Webmin dashboard

Odd problem to have, but it is a problem I’ve got. I have 4 Raspberry Pis and 1 mini PC. All run some version of Linux, and all are headless. From a space perspective, this is nice; all the Pis are in a nice little rackmount strip, and the mini PC sits on a shelf in the cabinet. From a management perspective, its less nice. Sure, I can access all of these through a viewer (i.e. VNC Viewer), but managing all those pis through VNC is a little cumbersome. Enter Webmin.

Webmin logo

What’s Webmin and why do I need it?

Webmin is a browser-based interface that allows you to perform maintenance on headless machines without needing to use SSH programs like PuTTY or winSCP. Its surprisingly robust given that its freeware, but it makes remote management a breeze.

I’m not fond of open network ports, so managing all those pis via webmin allows me to close off pretty much all ports but the few that have to be open. After installing Webmin on each machine you can set up a cluster so that you can manage all machines at once. Likewise, you’ll be able to access each machine directly through the master server. Even if you only have one machine to manage, as a Windows-trained user I find Webmin easier to set up and work with than VNC or SSH.


Installation is straightforward. Here’s what you’ll need:

  • A Linux-based machine and a user with root or sudo access
  • Access to the terminal window (either directly or through SSH or a remote viewer)
  • A working network connection

Step 1: Update and install dependencies

First up make sure your system is up to date. Run two commands:

sudo apt update
sudo apt upgrade -y

Adding the -y in just skips the extra input required from the user to confirm package installation.

Pull in package dependencies:

sudo apt install wget apt-transport-https software-properties-common

Press Y and Enter if prompted to install.

Step 2: Grab and enable the Webmin repository

You can install Webmin from the Raspberry apt process (if using a Pi), but we want to grab the most recent package. To do that:

sudo wget -q http://www.webmin.com/jcameron-key.asc -O- | sudo apt-key add -

Next add the repository for your OS. For Debian/Ubuntu:

sudo sh -c 'echo "deb http://download.webmin.com/download/repository sarge contrib" > /etc/apt/sources.list.d/webmin.list'

Step 3: Install Webmin

Finally, install Webmin. First, update the package lists.

sudo apt update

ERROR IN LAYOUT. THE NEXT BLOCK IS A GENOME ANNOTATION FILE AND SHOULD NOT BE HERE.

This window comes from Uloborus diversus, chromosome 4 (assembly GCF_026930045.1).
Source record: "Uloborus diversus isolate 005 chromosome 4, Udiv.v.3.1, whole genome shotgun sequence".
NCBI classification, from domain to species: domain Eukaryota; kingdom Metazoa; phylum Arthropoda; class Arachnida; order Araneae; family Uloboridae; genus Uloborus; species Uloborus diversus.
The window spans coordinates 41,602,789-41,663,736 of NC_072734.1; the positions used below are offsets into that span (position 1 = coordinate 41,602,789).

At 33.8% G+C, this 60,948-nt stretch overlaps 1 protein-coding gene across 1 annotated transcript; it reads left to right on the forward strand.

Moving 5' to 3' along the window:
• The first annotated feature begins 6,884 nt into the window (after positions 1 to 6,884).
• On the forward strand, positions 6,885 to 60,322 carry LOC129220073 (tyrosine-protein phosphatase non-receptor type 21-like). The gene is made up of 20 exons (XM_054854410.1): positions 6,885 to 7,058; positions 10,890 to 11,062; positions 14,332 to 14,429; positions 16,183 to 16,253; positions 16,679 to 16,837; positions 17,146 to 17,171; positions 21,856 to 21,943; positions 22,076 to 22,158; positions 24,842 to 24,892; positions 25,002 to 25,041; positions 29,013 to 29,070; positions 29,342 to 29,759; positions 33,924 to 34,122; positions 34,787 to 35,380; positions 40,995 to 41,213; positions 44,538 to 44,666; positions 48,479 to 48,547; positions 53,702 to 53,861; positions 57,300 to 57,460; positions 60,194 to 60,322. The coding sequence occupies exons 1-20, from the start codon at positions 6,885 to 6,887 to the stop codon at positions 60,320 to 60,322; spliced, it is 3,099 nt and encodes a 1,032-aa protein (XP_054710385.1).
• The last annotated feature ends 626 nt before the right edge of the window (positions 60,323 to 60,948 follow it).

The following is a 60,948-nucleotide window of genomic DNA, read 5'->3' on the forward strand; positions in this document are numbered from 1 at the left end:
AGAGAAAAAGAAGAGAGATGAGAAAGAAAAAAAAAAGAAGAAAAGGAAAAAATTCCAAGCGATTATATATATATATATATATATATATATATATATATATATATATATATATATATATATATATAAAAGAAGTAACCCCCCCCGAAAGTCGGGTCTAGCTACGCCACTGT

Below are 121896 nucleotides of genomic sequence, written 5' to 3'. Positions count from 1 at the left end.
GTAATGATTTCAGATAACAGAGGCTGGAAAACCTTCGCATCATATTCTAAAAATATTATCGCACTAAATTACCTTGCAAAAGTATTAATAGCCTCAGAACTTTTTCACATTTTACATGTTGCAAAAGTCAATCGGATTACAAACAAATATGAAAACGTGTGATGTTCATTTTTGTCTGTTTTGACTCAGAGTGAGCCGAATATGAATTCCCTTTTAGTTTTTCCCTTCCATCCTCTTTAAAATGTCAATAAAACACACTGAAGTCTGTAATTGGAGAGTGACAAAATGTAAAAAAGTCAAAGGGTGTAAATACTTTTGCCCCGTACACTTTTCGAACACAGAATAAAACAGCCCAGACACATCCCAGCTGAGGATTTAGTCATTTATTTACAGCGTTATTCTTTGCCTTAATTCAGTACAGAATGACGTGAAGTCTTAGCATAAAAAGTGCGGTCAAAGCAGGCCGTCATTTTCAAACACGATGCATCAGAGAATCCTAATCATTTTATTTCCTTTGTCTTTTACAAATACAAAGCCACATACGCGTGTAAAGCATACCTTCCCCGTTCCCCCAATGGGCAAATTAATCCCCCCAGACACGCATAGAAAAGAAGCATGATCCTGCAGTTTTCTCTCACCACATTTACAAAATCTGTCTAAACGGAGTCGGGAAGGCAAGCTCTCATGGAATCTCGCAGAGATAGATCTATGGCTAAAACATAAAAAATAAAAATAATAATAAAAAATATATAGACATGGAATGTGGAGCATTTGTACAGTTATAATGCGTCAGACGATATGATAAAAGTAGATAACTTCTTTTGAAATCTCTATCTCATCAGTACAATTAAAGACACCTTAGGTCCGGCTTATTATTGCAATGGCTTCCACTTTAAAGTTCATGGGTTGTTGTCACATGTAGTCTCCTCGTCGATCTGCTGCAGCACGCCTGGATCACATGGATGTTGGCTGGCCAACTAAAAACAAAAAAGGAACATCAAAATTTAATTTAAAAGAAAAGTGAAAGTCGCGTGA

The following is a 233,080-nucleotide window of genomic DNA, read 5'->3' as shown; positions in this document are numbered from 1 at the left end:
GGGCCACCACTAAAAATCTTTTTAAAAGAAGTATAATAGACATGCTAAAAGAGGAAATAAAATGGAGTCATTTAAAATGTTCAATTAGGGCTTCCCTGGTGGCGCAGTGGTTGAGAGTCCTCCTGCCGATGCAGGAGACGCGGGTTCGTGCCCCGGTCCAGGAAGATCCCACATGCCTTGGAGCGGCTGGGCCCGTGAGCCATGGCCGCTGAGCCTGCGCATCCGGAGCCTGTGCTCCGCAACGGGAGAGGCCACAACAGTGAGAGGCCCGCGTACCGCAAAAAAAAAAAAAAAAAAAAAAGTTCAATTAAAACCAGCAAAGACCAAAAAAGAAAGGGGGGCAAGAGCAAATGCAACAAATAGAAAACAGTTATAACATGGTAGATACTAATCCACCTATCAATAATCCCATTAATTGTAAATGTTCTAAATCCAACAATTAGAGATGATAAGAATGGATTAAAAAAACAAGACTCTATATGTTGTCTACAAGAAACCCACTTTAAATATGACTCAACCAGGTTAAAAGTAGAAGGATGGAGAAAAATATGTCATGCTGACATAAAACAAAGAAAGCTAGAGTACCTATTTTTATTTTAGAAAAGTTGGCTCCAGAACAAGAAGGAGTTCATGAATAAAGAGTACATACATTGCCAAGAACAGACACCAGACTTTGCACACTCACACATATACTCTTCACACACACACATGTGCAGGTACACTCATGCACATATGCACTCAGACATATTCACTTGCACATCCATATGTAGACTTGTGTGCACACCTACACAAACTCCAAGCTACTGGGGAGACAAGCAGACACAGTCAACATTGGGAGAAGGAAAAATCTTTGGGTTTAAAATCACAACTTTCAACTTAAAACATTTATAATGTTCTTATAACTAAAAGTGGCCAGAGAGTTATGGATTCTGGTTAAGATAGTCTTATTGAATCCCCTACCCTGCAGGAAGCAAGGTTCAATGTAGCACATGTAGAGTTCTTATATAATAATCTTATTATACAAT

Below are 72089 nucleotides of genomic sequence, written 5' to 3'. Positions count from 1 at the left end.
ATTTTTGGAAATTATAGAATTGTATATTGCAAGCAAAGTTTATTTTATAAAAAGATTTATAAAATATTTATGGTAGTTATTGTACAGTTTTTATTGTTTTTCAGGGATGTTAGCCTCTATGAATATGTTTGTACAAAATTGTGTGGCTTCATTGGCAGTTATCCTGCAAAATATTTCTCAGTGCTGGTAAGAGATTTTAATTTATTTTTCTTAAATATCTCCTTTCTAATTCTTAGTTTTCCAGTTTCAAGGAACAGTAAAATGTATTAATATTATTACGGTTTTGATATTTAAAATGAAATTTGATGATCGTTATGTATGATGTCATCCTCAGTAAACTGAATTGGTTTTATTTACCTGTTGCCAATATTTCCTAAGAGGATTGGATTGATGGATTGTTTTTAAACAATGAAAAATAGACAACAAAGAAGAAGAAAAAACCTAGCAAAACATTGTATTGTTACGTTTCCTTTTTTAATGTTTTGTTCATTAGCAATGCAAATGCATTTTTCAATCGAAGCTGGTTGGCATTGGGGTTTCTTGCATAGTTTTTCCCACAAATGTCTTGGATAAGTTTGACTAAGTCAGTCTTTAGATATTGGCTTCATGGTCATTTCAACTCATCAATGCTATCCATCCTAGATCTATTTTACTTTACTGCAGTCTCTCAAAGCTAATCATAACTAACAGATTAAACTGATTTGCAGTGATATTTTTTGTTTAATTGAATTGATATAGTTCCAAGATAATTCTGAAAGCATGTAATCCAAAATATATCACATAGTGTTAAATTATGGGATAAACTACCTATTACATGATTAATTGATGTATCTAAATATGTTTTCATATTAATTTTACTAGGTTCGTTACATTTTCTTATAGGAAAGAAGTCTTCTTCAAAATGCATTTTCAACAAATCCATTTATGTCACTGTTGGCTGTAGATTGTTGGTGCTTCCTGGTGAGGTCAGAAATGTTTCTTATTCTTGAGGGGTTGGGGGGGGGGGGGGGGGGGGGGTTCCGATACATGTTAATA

Next, install webmin.

sudo apt install webmin

Follow any prompts, and once complete Webmin will start automatically. To confirm:

sudo systemctl status webmin

Step 4: Configure the firewall (if enabled)

If you have enabled the firewall (and you should), you’ll need to configure it to allow access. If you’re not sure if UFW is enabled:

sudo ufw status

If enabled, you will add a rule to open up port 10000.

sudo ufw allow 10000

We’ll hit on security in a minute, but if you want to only allow access from a specific IP:

sudo ufw allow from your.ip.address to any port 10000

Step 5: Access Webmin

At this point you should be able to access Webmin by going to https://localhost:10000 on the local machine browser, or by going to https://host.ip.address:10000 on another machine on the network.

You’ll get a security warning at first, since Webmin by default has SSL enabled. Move on through it to get to the dashboard.

Setup and Configuration

Since you now have a browser-accessible server that can make changes to your Linux machine, you’ll need to set up a few basic items. You will first secure the server. You’ll also probably want to make it easier to access in your own network.

Securing your server

Big deal: secure your Webmin instance. Why? Because anyone with access to your server can make changes to your machine. Couple of things to consider doing in order to make it a little easier.

  • Don’t make Webmin accessible outside of the network. To access my server, I’ve got to either be on my home network or connected to my VPN.
  • Set up SSL
  • Limit the IP addresses that have access to your server. You can do this either through the Webmin configuration tool, or the UFW firewall. I have my server behind a reverse proxy; all requests for webmin.themays.me are handled, locally, by my DNS server rewrite rules. Since all requests go to the reverse proxy, the firewall on my server machine only allows requests to port 10000 from the IP address of the reverse proxy server. Anything else gets dropped.
  • Configure users with strong passwords and 2FA. More on configuration in a moment.

Configure your SSL Cert

Webmin by default uses its own cert, but you’ll need to rewrite your URL to something that isn’t an IP address. Since you’ve already got a Pi…consider adding Pi Hole or Adguard for DNS rewrites. If not, you’ll need to modify the hosts file on any machine you plan on using to access Webmin.

Once you’ve got the DNS rewrite in place, you should be able to access your instance with https://customaddress:10000. Most likely, though, the browser won’t accept the cert still. If you’re fine with that and you only plan on accessing it locally, you’re good to go. Me, I’d rather get it right all the way. You’ve got a few options.